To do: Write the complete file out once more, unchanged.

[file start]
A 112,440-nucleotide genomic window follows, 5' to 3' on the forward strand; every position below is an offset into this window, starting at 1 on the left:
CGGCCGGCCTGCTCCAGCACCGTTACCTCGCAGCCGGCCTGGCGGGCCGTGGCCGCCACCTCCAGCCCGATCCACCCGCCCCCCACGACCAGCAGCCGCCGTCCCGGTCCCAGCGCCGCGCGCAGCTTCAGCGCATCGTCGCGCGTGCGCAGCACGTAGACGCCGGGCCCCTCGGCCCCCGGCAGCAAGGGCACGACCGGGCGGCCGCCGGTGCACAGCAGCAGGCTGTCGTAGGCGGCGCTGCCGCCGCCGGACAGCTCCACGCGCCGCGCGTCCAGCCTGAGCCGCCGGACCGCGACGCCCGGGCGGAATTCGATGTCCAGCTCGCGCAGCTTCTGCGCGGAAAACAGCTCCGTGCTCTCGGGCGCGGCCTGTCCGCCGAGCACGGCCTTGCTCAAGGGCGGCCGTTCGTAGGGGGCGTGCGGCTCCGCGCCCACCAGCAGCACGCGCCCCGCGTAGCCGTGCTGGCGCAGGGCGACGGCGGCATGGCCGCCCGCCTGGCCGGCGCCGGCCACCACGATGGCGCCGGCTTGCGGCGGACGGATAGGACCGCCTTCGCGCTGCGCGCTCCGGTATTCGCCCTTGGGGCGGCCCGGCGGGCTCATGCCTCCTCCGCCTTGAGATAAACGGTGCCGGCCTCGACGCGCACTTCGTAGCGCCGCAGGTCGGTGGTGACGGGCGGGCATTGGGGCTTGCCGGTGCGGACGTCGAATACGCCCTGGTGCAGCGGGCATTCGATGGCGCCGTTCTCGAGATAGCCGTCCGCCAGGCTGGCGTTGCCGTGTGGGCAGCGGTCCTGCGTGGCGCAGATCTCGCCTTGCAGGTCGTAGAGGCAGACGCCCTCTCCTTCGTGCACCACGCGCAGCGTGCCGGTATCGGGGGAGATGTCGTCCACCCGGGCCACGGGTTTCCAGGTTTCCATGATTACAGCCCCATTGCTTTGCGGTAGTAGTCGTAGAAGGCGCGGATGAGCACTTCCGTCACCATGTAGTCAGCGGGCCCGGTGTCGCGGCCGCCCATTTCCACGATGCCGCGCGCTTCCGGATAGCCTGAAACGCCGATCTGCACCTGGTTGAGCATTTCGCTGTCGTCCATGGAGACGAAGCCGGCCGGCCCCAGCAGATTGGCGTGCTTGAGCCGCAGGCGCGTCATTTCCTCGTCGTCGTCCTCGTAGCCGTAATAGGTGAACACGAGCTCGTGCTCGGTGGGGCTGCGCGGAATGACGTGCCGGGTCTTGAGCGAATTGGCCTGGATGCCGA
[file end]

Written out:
A 112,440-nucleotide genomic window follows, 5' to 3' on the forward strand; every position below is an offset into this window, starting at 1 on the left:
CGGCCGGCCTGCTCCAGCACCGTTACCTCGCAGCCGGCCTGGCGGGCCGTGGCCGCCACCTCCAGCCCGATCCACCCGCCCCCCACGACCAGCAGCCGCCGTCCCGGTCCCAGCGCCGCGCGCAGCTTCAGCGCATCGTCGCGCGTGCGCAGCACGTAGACGCCGGGCCCCTCGGCCCCCGGCAGCAAGGGCACGACCGGGCGGCCGCCGGTGCACAGCAGCAGGCTGTCGTAGGCGGCGCTGCCGCCGCCGGACAGCTCCACGCGCCGCGCGTCCAGCCTGAGCCGCCGGACCGCGACGCCCGGGCGGAATTCGATGTCCAGCTCGCGCAGCTTCTGCGCGGAAAACAGCTCCGTGCTCTCGGGCGCGGCCTGTCCGCCGAGCACGGCCTTGCTCAAGGGCGGCCGTTCGTAGGGGGCGTGCGGCTCCGCGCCCACCAGCAGCACGCGCCCCGCGTAGCCGTGCTGGCGCAGGGCGACGGCGGCATGGCCGCCCGCCTGGCCGGCGCCGGCCACCACGATGGCGCCGGCTTGCGGCGGACGGATAGGACCGCCTTCGCGCTGCGCGCTCCGGTATTCGCCCTTGGGGCGGCCCGGCGGGCTCATGCCTCCTCCGCCTTGAGATAAACGGTGCCGGCCTCGACGCGCACTTCGTAGCGCCGCAGGTCGGTGGTGACGGGCGGGCATTGGGGCTTGCCGGTGCGGACGTCGAATACGCCCTGGTGCAGCGGGCATTCGATGGCGCCGTTCTCGAGATAGCCGTCCGCCAGGCTGGCGTTGCCGTGTGGGCAGCGGTCCTGCGTGGCGCAGATCTCGCCTTGCAGGTCGTAGAGGCAGACGCCCTCTCCTTCGTGCACCACGCGCAGCGTGCCGGTATCGGGGGAGATGTCGTCCACCCGGGCCACGGGTTTCCAGGTTTCCATGATTACAGCCCCATTGCTTTGCGGTAGTAGTCGTAGAAGGCGCGGATGAGCACTTCCGTCACCATGTAGTCAGCGGGCCCGGTGTCGCGGCCGCCCATTTCCACGATGCCGCGCGCTTCCGGATAGCCTGAAACGCCGATCTGCACCTGGTTGAGCATTTCGCTGTCGTCCATGGAGACGAAGCCGGCCGGCCCCAGCAGATTGGCGTGCTTGAGCCGCAGGCGCGTCATTTCCTCGTCGTCGTCCTCGTAGCCGTAATAGGTGAACACGAGCTCGTGCTCGGTGGGGCTGCGCGGAATGACGTGCCGGGTCTTGAGCGAATTGGCCTGGATGCCGA